Another issue with social media is that threads can fairly easily segue into irrelevancies, especially when the conversation isn’t being channeled or monitored, which is typically the case. To be successful, social media in optometry will need people who can actively stimulate and guide discussion. Again, this can be done—ODs on Facebook proves it is possible.
Open Versus Closed Communities
When I created ODs on Facebook, I decided to open it up to more than just optometrists. We don’t practice in a vacuum. During the course of a day, I engage with my office manager, my opticians, salespeople, corporate executives, and media professionals. I crave different perspectives, because the knowledge I can gain from a conversation restricted to optometrists is limited. I decided to accept industry members in our group (although it is still 87% optometrists and optometry students) and I think it has been a tremendous asset. The industry professionals have accepted the guidelines and limits.
Ultimately, I think this kind of open discussion is good for optometry, but, as in any conversation, it requires paying close attention to who is speaking and their possible conflicts of interest. It can also mean having to wade through more content to find material relevant to one’s own practice. When it works, the multiple perspectives allow us to see things we might have missed—for example, practicing optometrists can give researchers and industry representatives valuable information about the clinical context in which therapies will be used, and industry can provide researchers and practicing optometrists valuable information about the business models needed to support those therapies.
The New Yellow Pages
Social media efforts have also driven very significant business for my practice—I would estimate 70-80% of my new business comes directly or indirectly from social media. Platforms such as Facebook have helped me connect directly with colleagues and provide meaningful content for existing patients, but they have another important and often overlooked function: determining one’s rank in Internet search engine results. My practice’s Facebook page has helped ensure that our office appears toward the top of the first page in search results within my geographical area for “optometrist” or “optometry.”
A Pew Research Center nationwide survey of 3,014 adults living in the United States found that 77% of people searching for health information online say they began their last session at a search engine such as Google, Bing, or Yahoo. Commonly researched topics include specific diseases, treatments, and doctors.1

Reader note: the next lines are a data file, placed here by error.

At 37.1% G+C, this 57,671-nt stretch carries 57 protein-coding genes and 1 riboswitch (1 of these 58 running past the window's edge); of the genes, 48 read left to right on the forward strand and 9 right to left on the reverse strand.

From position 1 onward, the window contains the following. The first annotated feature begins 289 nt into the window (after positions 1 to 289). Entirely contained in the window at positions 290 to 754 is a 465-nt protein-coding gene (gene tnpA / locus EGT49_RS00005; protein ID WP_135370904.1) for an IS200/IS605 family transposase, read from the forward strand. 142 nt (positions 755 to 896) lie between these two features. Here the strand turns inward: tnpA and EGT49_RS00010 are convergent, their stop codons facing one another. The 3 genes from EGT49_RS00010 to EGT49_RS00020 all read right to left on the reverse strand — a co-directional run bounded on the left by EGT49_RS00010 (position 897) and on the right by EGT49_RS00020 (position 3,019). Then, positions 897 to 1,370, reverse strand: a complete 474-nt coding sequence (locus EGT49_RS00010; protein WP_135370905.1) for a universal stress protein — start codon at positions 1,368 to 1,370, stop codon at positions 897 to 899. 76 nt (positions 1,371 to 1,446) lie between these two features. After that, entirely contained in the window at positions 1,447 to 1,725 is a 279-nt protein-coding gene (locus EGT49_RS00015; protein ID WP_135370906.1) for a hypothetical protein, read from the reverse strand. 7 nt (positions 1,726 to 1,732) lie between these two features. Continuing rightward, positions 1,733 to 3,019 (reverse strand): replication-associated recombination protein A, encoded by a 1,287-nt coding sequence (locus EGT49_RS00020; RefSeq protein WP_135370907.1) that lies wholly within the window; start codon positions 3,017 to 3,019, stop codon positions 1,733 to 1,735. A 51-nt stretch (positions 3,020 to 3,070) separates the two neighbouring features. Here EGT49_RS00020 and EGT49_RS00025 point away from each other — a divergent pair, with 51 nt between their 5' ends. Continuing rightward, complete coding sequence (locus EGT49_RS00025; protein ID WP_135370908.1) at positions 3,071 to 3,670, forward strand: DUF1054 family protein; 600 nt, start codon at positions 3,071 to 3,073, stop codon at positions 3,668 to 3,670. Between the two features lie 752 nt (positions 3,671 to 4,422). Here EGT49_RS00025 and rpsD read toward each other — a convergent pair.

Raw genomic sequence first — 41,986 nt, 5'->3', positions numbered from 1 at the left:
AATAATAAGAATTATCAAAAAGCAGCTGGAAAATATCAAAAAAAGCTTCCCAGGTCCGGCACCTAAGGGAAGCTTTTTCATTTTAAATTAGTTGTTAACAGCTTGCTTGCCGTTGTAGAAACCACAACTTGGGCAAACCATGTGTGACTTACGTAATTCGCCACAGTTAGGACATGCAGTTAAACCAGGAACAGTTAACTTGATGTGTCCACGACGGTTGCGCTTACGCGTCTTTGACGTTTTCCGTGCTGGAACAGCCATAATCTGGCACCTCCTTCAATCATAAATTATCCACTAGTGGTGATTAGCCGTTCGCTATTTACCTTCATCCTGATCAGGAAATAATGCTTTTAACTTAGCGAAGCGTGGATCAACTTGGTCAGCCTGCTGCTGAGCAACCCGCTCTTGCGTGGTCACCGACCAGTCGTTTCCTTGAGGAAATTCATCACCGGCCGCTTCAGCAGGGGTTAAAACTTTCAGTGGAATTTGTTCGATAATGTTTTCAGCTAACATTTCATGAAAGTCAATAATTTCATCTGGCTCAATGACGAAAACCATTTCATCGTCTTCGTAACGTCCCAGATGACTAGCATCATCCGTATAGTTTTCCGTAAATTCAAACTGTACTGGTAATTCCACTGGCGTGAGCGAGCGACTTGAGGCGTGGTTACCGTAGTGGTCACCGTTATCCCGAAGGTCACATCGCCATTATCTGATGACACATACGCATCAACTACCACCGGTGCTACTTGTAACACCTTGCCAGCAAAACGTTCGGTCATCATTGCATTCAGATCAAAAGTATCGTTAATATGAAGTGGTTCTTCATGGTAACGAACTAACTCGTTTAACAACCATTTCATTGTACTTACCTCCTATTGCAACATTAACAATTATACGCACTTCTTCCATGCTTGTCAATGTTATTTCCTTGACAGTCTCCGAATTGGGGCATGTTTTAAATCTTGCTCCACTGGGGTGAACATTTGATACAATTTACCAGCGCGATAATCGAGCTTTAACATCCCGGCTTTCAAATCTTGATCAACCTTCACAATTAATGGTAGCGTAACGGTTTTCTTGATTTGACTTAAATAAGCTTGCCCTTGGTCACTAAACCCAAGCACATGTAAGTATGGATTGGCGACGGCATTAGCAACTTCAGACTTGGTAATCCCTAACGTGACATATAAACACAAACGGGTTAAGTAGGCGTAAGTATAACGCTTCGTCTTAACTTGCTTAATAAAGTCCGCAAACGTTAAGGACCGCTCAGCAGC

So if a patient is looking for an optometrist in Washington, DC or Des Moines, IA, how does Google find web pages matching the individual query and determine the order of search results? A lot of money—and even practice survival—can be riding on the answer. The process has three steps: crawling, indexing, and serving.2
Massive banks of computers pore over (“crawl”) billions of web pages to extract and index data. This index, based on key words (like “optometrist”), allows the system to serve up pages matched to the query in order of “relevance” as defined by the search engine’s algorithm. One’s “relevance” can be greatly improved through an active social media presence. Then, when people in a particular geographical vicinity search for words that overlap with the conversation on a Facebook page, for example, the owner of that page will come up higher in search results. If this is how patients find doctors today, one’s search engine ranking is critical.
The bottom line is that, while still imperfect, social media adds much to professional conversation and may contribute significantly to the practice’s bottom line.
Alan N. Glazier, OD, FAAO, is a practicing optometrist in Rockville, MD, and the author of Searchial Marketing: How Social Media Drives Search Optimization In Web 3.0 (AuthorHouse, 2011) which is the culmination of years of research and modifying his own online presence to become prominent in Google searches.
Fox, S, Duggan M. Information Triage. Pew Research Center—Internet, Science, and Tech. www.pewinternet.org/2013/01/15/health-online-2013. Accessed May 22, 2015.
How Google Search Works. https://support.google.com/webmasters/answer/70897?hl=en. Accessed May 22, 2015.